Several things were clearly necessary if the faculty was to be strengthened. First, the obvious and speedy way to bring this about was to change the traditional method of building the faculty by regular, but slow, promotion within the ranks. It would be necessary to recruit faculty who had already established strong reputations. This clearly meant that appointments would have to be made at tenured levels. With this in mind, the Provost’s Office had, since about 1956, blocked a number of tenure billets in order to provide flexibility in appointment that would be needed. Additional funding would also be needed for equipment, assistants, and the like. Fortunately, at this time the Proctor and Gamble Company had agreed to provide a sum of $50,000 a year for a five-year period, to be spent at the University’s discretion. As a result, there was a small but useful reservoir of money accumulating from that source. Finally, conversations had been proceeding for some time between University officials and Mr. John Stauffer regarding the needs of the Department of Chemistry for additional space.

Almost coincident with the appointment of Professor Johnson as future Executive Head, to be effective in the autumn of 1960, an offer was made, at Johnson’s suggestion, to Carl Djerassi, who was then on the faculty of Wayne State University, though at the time in question he was on leave from Wayne University and serving as Vice-President for Research of Syntex, S.A. Djerassi accepted the offer, so that in a very short space of time the Department had acquired not one but two faculty members who had extensive research programs. The provision of space, therefore, became an urgent and immediate problem.

Happily, at almost the same time as these developments were taking place, Mr. Stauffer and his niece, Mrs. Mitzi Briggs had determined to support the construction of a research laboratory dedicated to the memory of Mr. Stauffer’s parents. In one stroke, therefore, a solution to the space problem was provided through the generosity of the members of the Stauffer family. Happily, also, it was at this period that federal funds, notably from the National Science Foundation and the National Institutes of Health, were being provided for the construction of facilities. It is fortunate that such additional funds were available, for preliminary conversations soon revealed that it would be desirable to establish in the Department a microanalytical laboratory and a laboratory for spectroscopic analysis.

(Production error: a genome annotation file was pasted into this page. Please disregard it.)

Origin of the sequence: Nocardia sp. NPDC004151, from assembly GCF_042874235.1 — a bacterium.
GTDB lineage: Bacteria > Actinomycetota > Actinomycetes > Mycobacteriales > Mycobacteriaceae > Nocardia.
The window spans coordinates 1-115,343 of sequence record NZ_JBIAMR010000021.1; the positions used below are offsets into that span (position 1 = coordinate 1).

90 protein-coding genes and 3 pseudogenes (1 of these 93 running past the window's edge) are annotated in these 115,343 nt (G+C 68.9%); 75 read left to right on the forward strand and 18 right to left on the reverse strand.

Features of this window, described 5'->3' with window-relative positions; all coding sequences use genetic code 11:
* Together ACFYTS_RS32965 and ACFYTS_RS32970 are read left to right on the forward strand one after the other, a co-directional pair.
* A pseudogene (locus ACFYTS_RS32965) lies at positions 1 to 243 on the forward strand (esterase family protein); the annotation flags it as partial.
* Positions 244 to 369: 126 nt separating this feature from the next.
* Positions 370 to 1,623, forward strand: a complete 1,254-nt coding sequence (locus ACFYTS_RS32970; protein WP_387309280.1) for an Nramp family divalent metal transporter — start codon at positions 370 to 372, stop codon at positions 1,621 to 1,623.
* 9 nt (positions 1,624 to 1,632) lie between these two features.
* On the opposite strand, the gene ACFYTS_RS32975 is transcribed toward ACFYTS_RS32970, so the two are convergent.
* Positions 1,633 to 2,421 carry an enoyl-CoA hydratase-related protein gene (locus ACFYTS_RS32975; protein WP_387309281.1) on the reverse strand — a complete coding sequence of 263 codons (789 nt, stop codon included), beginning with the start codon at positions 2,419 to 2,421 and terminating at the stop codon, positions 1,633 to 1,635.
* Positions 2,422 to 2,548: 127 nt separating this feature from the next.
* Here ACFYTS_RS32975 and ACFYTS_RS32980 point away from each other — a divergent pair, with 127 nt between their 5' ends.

Although some of Professor Djerassi’s research students arrived at Stanford and were crowded into space in the one-story organic building, it was clear that funding and planning for the new Stauffer Laboratory would have to be achieved at a smart pace if the Department were to be ready to accommodate both Djerassi and Johnson in 1960. I recall that for weeks on end I seemed to be writing and rewriting proposals for federal construction funds: once submitted, however, these proposals were acted on quickly in Washington.

One of the major strokes of good fortune, in this and in future expansion of the Department, was that Birge M. Clark (Stanford, Class of 1914) entered the picture as the architect chosen to design the Stauffer Laboratory. Clark had deep connections with, and commitments to, Stanford. His father, Arthur Bridgman Clark, joined the Stanford faculty in 1892 as Assistant Professor of Drawing. An extremely energetic man, Arthur Clark undertook a number of civic duties in Palo Alto in addition to his teaching, and he also designed a number of campus homes, most notably the David Starr Jordan house. Talent runs deep in the Clark family, architectural talent in particular: two of Arthur Clark’s sons, Birge Clark and the late David Clark, became successful architects.

Birge Clark did not come without experience to the design of the Stauffer Laboratory: he had already designed some very effective research buildings for companies in the Stanford Industrial Park. But the most valuable quality that he brought to the Department of Chemistry was an extraordinary ability to listen to his clients and to take careful note of their needs. The result of his discussions with Professors Johnson and Djerassi was a building well suited to the needs of research in organic chemistry, designed to provide great internal flexibility, and with a simple but pleasing exterior. Provost Terman was himself much interested in the new construction. A firm believer in minimizing both present and future constraints on buildings, Terman successfully argued that the Stauffer Laboratory be built with a full basement even though, at the actual time, it did not appear that funds would be available to equip and furnish the basement space. (The wisdom of that rather emphatic argument was borne out very soon, because the appointment of Paul J. Flory, in 1961, raised almost immediately another space problem. Flory’s needs were met temporarily by equipping part of the basement of the Stauffer Laboratory.)